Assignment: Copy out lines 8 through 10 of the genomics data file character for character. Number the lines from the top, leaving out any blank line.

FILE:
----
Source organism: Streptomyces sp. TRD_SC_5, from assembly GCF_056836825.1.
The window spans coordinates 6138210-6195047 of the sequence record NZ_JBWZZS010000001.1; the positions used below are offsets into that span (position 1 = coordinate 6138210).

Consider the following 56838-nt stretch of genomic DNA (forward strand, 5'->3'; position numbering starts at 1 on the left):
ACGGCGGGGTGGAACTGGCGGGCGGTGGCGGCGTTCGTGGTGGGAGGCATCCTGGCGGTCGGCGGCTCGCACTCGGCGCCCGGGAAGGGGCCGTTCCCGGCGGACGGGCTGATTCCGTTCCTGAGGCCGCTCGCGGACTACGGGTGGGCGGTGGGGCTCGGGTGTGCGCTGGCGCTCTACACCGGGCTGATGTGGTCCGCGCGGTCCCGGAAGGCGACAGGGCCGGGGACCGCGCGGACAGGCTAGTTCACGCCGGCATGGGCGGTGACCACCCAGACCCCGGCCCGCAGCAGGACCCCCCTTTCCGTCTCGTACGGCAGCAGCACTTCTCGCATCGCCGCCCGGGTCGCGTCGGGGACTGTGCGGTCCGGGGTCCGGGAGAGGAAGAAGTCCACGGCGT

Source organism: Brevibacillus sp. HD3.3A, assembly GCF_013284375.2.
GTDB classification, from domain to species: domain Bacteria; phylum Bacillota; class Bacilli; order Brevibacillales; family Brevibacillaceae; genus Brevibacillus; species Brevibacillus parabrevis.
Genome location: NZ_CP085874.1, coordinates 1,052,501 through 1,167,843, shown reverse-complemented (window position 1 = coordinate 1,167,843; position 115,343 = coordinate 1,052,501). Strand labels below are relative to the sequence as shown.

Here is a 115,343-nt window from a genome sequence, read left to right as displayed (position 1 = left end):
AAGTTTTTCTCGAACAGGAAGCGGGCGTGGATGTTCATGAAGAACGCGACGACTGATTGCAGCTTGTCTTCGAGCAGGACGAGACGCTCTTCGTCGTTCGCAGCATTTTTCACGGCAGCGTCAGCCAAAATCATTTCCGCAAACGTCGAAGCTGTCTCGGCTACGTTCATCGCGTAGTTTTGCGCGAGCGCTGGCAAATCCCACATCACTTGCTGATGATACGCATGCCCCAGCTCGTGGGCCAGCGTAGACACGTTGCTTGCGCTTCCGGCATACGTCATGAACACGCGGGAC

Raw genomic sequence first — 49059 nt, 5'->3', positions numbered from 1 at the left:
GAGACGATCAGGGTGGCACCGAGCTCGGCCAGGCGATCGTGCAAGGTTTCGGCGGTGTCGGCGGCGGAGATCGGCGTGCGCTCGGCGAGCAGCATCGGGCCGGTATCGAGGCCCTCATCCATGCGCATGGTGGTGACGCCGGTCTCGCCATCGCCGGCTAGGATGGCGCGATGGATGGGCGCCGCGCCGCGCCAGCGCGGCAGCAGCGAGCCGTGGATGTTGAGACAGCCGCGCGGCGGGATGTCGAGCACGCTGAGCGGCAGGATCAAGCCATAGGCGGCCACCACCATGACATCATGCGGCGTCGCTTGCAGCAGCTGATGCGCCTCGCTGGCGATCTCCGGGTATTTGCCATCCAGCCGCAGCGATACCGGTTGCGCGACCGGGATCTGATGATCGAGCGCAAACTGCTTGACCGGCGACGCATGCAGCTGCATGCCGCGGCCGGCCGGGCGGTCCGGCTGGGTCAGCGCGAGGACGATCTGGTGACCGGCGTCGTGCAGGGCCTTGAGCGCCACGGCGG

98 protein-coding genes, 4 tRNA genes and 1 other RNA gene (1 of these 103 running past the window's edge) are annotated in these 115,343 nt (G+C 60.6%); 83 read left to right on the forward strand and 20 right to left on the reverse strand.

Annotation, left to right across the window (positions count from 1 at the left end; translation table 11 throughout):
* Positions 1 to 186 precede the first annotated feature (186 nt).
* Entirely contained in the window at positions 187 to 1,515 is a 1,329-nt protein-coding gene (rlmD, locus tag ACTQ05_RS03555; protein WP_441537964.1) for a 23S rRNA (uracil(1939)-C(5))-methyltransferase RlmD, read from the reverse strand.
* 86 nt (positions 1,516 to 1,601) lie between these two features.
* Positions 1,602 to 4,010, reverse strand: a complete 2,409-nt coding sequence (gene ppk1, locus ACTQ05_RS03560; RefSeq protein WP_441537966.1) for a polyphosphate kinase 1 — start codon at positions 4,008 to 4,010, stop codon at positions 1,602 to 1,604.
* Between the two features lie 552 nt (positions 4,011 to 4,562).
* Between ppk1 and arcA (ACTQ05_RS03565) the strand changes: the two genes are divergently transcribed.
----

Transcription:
Here is a 115,343-nt window from a genome sequence, read left to right as displayed (position 1 = left end):
AAGTTTTTCTCGAACAGGAAGCGGGCGTGGATGTTCATGAAGAACGCGACGACTGATTGCAGCTTGTCTTCGAGCAGGACGAGACGCTCTTCGTCGTTCGCAGCATTTTTCACGGCAGCGTCAGCCAAAATCATTTCCGCAAACGTCGAAGCTGTCTCGGCTACGTTCATCGCGTAGTTTTGCGCGAGCGCTGGCAAATCCCACATCACTTGCTGATGATACGCATGCCCCAGCTCGTGGGCCAGCGTAGACACGTTGCTTGCGCTTCCGGCATACGTCATGAACACGCGGGAC

Raw genomic sequence first — 49059 nt, 5'->3', positions numbered from 1 at the left: